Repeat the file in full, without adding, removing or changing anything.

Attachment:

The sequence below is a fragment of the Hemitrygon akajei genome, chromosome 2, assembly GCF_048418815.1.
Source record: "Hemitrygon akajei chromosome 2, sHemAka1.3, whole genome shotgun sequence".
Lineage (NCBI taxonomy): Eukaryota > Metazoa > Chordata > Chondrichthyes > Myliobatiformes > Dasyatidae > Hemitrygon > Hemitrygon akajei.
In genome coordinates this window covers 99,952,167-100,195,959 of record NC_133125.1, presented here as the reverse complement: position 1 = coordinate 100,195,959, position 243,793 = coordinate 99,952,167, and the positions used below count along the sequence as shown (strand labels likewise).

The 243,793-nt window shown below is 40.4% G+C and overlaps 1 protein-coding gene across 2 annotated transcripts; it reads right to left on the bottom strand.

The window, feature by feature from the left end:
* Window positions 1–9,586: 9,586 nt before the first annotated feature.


The sequence below is a fragment of the Hemitrygon akajei genome, chromosome 2, assembly GCF_048418815.1.
Source record: "Hemitrygon akajei chromosome 2, sHemAka1.3, whole genome shotgun sequence".
Lineage (NCBI taxonomy): Eukaryota > Metazoa > Chordata > Chondrichthyes > Myliobatiformes > Dasyatidae > Hemitrygon > Hemitrygon akajei.
In genome coordinates this window covers 99,952,167-100,195,959 of record NC_133125.1, presented here as the reverse complement: position 1 = coordinate 100,195,959, position 243,793 = coordinate 99,952,167, and the positions used below count along the sequence as shown (strand labels likewise).

The 243,793-nt window shown below is 40.4% G+C and overlaps 1 protein-coding gene across 2 annotated transcripts; it reads right to left on the bottom strand.

The window, feature by feature from the left end:
* Window positions 1–9,586: 9,586 nt before the first annotated feature.